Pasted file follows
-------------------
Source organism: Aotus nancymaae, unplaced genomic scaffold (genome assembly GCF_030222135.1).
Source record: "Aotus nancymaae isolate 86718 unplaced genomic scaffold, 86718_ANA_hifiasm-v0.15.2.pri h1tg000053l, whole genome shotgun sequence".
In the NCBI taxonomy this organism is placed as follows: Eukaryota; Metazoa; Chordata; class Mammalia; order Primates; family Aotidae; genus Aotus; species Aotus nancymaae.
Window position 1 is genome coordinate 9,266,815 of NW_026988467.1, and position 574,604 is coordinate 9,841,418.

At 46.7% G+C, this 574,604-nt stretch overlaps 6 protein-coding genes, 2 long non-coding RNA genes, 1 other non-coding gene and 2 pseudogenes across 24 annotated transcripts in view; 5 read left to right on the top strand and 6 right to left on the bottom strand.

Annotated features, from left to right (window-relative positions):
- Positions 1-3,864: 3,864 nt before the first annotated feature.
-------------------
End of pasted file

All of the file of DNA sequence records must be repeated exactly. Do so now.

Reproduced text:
Source organism: Aotus nancymaae, unplaced genomic scaffold (genome assembly GCF_030222135.1).
Source record: "Aotus nancymaae isolate 86718 unplaced genomic scaffold, 86718_ANA_hifiasm-v0.15.2.pri h1tg000053l, whole genome shotgun sequence".
In the NCBI taxonomy this organism is placed as follows: Eukaryota; Metazoa; Chordata; class Mammalia; order Primates; family Aotidae; genus Aotus; species Aotus nancymaae.
Window position 1 is genome coordinate 9,266,815 of NW_026988467.1, and position 574,604 is coordinate 9,841,418.

At 46.7% G+C, this 574,604-nt stretch overlaps 6 protein-coding genes, 2 long non-coding RNA genes, 1 other non-coding gene and 2 pseudogenes across 24 annotated transcripts in view; 5 read left to right on the top strand and 6 right to left on the bottom strand.

Annotated features, from left to right (window-relative positions):
- Positions 1-3,864: 3,864 nt before the first annotated feature.